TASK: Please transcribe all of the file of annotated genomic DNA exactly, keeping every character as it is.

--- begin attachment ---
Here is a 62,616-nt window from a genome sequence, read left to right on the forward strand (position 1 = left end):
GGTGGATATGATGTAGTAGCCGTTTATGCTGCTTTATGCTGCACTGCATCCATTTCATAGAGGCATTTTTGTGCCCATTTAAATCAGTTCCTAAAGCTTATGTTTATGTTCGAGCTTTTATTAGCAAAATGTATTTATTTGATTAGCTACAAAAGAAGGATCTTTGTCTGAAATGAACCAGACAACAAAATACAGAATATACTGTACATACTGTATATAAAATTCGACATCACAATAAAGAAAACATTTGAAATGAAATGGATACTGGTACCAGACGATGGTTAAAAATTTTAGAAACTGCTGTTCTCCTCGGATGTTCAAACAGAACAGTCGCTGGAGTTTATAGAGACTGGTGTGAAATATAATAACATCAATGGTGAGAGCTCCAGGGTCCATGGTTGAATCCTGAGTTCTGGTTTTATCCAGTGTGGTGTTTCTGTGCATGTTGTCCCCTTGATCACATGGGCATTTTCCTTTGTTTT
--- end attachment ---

Here is a 62,616-nt window from a genome sequence, read left to right on the forward strand (position 1 = left end):
GGTGGATATGATGTAGTAGCCGTTTATGCTGCTTTATGCTGCACTGCATCCATTTCATAGAGGCATTTTTGTGCCCATTTAAATCAGTTCCTAAAGCTTATGTTTATGTTCGAGCTTTTATTAGCAAAATGTATTTATTTGATTAGCTACAAAAGAAGGATCTTTGTCTGAAATGAACCAGACAACAAAATACAGAATATACTGTACATACTGTATATAAAATTCGACATCACAATAAAGAAAACATTTGAAATGAAATGGATACTGGTACCAGACGATGGTTAAAAATTTTAGAAACTGCTGTTCTCCTCGGATGTTCAAACAGAACAGTCGCTGGAGTTTATAGAGACTGGTGTGAAATATAATAACATCAATGGTGAGAGCTCCAGGGTCCATGGTTGAATCCTGAGTTCTGGTTTTATCCAGTGTGGTGTTTCTGTGCATGTTGTCCCCTTGATCACATGGGCATTTTCCTTTGTTTT